The different recruitment models used by the Premier League’s top six clubs
Manchester United are set to create a new director of football role amid reported tensions between Jose Mourinho and Ed Woodward – but how do the rest of the top six operate?
Mourinho was left frustrated come the end of the transfer window after United failed to secure deals for a number of his favoured targets, most notably at centre-back.
That has led to plenty of attention on how the club’s recruitment works, and we’ve taken a look at the systems in place at the Premier League’s top six teams for comparison.
Coming from a different generation of managers, Arsene Wenger had a reputation for wanting to be involved in every aspect of running the club while in charge of Arsenal.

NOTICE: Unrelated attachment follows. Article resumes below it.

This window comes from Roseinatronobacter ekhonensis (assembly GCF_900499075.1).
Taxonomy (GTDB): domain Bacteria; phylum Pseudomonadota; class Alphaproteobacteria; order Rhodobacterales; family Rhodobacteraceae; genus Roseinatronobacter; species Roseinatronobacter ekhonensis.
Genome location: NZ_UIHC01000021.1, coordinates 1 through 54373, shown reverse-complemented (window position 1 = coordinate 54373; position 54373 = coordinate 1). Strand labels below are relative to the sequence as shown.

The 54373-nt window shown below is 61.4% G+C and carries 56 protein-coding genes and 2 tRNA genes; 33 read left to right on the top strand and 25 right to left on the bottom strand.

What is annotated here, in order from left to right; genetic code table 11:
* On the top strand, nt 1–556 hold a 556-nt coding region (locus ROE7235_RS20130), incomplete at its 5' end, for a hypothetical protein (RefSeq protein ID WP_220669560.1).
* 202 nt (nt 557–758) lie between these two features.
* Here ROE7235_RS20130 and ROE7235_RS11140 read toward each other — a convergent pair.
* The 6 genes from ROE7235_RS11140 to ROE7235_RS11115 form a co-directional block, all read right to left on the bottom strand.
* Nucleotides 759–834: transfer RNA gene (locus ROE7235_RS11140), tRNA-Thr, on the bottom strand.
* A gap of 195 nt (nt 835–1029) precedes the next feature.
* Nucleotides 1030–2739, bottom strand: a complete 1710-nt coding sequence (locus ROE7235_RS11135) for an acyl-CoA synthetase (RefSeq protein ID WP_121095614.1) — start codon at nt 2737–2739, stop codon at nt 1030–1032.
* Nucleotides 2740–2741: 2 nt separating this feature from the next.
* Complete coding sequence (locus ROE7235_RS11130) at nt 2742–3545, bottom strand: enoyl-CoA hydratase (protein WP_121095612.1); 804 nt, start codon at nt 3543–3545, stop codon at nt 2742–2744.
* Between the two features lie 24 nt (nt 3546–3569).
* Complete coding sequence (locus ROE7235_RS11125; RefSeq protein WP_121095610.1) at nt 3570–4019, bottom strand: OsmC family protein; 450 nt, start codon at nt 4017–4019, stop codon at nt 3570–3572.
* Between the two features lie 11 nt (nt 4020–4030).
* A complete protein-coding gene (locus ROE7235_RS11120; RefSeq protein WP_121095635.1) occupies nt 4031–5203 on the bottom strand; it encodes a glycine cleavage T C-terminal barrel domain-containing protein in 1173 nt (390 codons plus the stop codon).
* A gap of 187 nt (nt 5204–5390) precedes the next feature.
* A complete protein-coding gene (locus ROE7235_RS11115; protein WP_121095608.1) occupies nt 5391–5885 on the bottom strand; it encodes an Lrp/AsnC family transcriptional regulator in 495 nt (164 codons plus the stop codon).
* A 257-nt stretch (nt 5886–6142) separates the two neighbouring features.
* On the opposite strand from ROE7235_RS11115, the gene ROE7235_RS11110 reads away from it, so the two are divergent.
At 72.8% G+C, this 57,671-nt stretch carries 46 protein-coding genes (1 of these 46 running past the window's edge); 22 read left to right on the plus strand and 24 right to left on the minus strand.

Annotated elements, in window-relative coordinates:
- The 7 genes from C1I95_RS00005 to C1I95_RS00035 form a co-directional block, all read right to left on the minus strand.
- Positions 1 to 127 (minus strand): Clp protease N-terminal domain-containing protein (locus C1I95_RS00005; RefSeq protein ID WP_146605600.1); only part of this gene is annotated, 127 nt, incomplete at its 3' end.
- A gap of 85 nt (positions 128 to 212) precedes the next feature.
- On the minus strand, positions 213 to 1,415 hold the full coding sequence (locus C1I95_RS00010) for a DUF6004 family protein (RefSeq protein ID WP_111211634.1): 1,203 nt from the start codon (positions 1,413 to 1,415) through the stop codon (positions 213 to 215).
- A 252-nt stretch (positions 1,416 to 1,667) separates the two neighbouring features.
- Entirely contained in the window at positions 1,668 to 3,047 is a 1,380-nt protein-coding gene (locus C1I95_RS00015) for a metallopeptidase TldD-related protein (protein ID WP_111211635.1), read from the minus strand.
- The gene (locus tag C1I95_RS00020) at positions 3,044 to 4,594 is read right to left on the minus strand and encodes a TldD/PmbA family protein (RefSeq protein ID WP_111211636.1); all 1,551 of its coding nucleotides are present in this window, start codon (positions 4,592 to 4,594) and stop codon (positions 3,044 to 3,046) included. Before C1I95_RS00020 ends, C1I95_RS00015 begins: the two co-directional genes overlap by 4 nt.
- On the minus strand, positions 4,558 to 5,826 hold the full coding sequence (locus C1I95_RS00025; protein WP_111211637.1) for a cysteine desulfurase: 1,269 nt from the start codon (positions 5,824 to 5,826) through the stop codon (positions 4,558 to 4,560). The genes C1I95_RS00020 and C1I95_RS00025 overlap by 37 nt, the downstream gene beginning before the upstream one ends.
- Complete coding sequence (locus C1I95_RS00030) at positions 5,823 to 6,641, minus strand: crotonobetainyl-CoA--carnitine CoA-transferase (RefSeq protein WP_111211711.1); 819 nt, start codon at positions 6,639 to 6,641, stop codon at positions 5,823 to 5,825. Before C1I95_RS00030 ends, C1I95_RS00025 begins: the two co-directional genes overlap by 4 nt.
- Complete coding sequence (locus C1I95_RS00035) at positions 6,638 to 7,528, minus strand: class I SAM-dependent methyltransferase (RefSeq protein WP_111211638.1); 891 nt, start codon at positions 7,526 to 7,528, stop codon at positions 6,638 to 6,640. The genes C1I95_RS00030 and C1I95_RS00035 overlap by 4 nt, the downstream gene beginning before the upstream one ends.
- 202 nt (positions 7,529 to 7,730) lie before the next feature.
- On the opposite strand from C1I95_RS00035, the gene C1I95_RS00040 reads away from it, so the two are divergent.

The Gunners hierarchy only began to make changes to their set-up in Wenger’s final year in charge, most notably by appointing Sven Mislintat as head of recruitment.
Mislintat earned a reputation as one of the finest talent spotters in Europe thanks to his 10-year spell at Borussia Dortmund, with the likes of Pierre-Emerick Aubameyang, Shinji Kagawa and Ousmane Dembele among his success stories.
His influence has already been keenly felt at the Emirates thanks to the signings of former Dortmund stars Aubameyang, Henrikh Mkhitaryan and Sokratis Papastathopoulos.
Arsenal then followed the appointment of Mislintat by bringing in Raul Sanlehi as head of football relations.